KAHULUI - A longtime University of Hawaii Maui College professor is pledging to give the school faculty a six-figure donation upon his death.
Recently retired English professor Vincent "Vinnie" Linares, an outspoken advocate for the college faculty, is providing a life estate donation to provide grants for faculty and professional development.
If the donation were given today, the amount would be more than $200,000, Linares said. The faculty will receive one-third the value of Linares' property and home when he dies, he said.
'I’m giving back. My career on Maui, to me, has been spectacular. Maui embraced me. This is about the only way I can give back.' - Vincent Linares
UH-Maui College photo
"I'm giving back. My career on Maui, to me, has been spectacular. Maui embraced me. This is about the only way I can give back," said the Hartford, Conn., native who began teaching at the college in 1975.
Linares, a Kula resident, encouraged others to do the same. Donors also benefit from the donation, he pointed out, saying he will receive a tax break for several years. He didn't know details, but indicated the tax benefit would help him with loans and a mortgage.
University of Hawaii Foundation Maui Director Cordy MacLaughlin said that charitable estate and income tax planning is a "powerful way to fulfill one's philanthropic goals" because it provides support to the college and generates financial and tax benefits to a donor and his or her family.
Linares' donation was announced last month during the 2010 UHMC convocation.
Linares said that when he dies the interest from his donation will be given out annually to faculty and staff members to use at their discretion, whether it be for travel, equipment, time off or buying books. The donations will come from a fund in the Linares family name.
"There is never enough money for faculty, especially living on a Neighbor Island. There is never enough money to do things to stay relevant," he said.
Linares added that a faculty senate committee will have control over the funds, not the college administration, so educators can make decisions for educators.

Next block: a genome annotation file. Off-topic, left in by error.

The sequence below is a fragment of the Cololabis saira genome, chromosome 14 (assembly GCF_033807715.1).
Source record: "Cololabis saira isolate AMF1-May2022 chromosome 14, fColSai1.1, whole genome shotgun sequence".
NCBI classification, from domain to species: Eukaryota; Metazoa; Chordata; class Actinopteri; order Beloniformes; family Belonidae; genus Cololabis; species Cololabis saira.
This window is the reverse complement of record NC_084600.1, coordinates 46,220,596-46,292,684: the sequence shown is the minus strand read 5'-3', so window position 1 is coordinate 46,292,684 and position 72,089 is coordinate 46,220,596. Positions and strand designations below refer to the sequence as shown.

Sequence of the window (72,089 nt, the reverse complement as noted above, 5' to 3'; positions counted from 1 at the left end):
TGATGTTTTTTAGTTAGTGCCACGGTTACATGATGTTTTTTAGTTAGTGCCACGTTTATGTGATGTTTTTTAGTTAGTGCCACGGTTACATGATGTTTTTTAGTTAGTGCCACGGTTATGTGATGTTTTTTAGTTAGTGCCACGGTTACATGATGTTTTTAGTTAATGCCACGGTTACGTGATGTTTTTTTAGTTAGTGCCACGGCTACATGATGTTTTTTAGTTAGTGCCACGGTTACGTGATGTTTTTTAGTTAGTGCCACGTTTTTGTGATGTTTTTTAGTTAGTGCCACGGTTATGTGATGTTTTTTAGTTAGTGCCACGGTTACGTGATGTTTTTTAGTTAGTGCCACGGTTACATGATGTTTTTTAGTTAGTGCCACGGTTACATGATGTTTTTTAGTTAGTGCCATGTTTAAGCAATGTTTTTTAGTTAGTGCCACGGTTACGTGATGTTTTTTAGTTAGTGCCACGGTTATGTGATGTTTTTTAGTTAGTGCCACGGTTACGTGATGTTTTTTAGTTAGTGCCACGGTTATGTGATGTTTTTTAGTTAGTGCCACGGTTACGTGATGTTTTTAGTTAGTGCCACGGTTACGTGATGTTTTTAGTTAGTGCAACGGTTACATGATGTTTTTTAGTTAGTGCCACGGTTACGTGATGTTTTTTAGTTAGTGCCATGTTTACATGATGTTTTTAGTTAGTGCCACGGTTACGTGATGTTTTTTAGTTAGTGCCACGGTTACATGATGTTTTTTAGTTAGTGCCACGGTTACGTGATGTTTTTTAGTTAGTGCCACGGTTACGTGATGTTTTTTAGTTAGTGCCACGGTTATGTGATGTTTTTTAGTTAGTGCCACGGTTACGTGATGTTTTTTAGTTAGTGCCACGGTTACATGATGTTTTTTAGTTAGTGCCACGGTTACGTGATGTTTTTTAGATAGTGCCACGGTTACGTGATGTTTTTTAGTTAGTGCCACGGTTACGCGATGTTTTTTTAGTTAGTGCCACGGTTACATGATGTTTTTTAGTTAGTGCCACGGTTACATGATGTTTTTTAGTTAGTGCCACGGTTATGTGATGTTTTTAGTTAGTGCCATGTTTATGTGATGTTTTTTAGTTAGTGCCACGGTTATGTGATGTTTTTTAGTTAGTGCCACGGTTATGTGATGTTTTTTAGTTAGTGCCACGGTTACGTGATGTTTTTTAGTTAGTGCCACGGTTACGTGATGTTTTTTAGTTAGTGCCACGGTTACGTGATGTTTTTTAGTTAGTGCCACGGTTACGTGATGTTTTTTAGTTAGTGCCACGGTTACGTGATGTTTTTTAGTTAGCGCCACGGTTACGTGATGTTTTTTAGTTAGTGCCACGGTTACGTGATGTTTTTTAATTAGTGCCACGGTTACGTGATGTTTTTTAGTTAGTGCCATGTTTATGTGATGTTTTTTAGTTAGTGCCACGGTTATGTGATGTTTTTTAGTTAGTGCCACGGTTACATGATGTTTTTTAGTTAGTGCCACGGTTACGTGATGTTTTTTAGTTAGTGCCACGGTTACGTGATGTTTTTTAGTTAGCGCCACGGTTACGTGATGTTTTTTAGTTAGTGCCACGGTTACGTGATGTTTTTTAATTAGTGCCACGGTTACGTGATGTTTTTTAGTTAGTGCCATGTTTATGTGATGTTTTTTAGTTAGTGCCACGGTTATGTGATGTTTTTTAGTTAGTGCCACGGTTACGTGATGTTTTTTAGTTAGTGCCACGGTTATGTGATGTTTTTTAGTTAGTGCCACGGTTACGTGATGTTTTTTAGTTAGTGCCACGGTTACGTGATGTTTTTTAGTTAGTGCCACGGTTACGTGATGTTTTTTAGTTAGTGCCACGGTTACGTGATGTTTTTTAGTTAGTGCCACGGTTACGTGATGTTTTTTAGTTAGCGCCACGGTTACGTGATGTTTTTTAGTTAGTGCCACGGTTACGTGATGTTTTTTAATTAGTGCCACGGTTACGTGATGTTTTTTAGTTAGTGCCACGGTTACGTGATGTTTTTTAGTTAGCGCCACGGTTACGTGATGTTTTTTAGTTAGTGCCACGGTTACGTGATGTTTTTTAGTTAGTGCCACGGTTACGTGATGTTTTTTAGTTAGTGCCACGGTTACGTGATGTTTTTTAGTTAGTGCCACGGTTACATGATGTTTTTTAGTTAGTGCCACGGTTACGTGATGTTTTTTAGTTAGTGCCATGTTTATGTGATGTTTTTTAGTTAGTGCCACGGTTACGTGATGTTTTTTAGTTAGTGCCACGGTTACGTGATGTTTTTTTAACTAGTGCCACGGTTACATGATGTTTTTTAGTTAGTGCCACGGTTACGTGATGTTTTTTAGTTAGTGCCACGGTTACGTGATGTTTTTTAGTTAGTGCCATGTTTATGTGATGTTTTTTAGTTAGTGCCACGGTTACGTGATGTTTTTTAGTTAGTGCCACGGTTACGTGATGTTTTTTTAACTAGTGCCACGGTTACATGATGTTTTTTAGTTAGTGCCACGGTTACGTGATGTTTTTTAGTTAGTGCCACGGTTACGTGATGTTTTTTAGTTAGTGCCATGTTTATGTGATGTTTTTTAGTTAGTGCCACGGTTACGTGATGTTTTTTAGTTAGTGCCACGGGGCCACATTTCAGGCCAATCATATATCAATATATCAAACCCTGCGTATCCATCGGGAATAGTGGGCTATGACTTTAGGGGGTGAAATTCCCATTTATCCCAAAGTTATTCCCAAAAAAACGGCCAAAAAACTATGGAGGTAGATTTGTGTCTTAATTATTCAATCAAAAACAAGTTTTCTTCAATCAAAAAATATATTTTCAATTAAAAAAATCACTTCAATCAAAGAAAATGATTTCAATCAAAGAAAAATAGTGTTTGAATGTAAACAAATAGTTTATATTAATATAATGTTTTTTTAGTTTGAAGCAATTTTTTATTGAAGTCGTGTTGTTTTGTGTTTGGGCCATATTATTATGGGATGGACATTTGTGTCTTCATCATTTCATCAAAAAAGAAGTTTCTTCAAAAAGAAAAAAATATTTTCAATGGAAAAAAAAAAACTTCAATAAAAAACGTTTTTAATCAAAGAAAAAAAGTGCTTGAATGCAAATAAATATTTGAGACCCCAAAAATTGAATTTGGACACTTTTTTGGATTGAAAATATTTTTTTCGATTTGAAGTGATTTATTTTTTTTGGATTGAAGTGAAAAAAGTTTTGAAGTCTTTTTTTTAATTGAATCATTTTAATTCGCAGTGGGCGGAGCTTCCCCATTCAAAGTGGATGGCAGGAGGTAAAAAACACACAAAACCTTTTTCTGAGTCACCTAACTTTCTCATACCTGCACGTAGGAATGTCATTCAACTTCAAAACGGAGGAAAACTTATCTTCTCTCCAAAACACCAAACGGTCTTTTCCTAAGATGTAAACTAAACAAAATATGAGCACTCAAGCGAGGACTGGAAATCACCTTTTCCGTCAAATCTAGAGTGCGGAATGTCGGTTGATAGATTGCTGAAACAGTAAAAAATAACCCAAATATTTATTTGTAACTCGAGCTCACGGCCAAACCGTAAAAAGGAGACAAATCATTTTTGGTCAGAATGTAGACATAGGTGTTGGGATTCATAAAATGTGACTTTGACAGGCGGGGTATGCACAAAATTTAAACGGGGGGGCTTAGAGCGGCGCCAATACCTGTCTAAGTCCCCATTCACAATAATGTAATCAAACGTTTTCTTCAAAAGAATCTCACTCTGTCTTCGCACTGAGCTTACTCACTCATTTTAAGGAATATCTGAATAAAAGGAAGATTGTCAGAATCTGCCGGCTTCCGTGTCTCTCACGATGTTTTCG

He thanked Lorraine Tamaribuchi, the first director of Institutional Advancement at what was then known as Maui Community College. She also took care of fundraising, and her efforts inspired him to donate to the college.
Linares retired after teaching summer school at the college. He is a world traveler who has been active in the Maui community, especially in theater where he writes, directs and acts in productions.
"Thirty-five years is a long time," he said of his college teaching career. "There's an adage, get out when you're still good."
At 65 years old, Linares said he can retire and will still teach on the college and high school levels and in the community.
He would like to continue to teach online for the University of Hawaii and is developing an online tutoring service of his own to assist others in writing. He is already working with a teacher from Seabury Hall to start up an intensive writing summer program for high school students.
He will work with his former employer, the Peace Corps, as a training director. In that capacity, he will travel the world, instructing the corps' English teachers.
"My teaching is not over. I'm just retired from the college," he said.
Linares plans to stay busy in local theater, which he says keeps him sane. He is known around the world for portraying Father Damien, now Saint Damien, in a one-man show.
Linares came to Maui in 1975, after receiving his master's degree in applied linguistics at the UH-Manoa on Oahu. As a graduate student on Oahu in 1973, he also taught English to the East-West Center and other grantees at the school. Later, he took a chance in accepting a year-to-year job at MCC. Linares said he had a full-time job offer but took the one on Maui instead, even though it wasn't permanent.
"It was the best decision I ever made in my life. Maui no ka oi. It really is. I was really embraced by this island, by a lot of people, local people who tried to teach me to walk the fine line between being a Mainlander and respecting the local culture."
Prior to his arrival in the islands, Linares spent three years in the Peace Corps in Micronesia from 1968 to 1971 and then remained in the region from 1971 to 1973 as the director of an English program for 54 schools covering more than 30,000 square miles.
Linares is single and still has family back in Connecticut, including his 85-year-old mother.
* Melissa Tanji can be reached at mtanji@mauinews. com.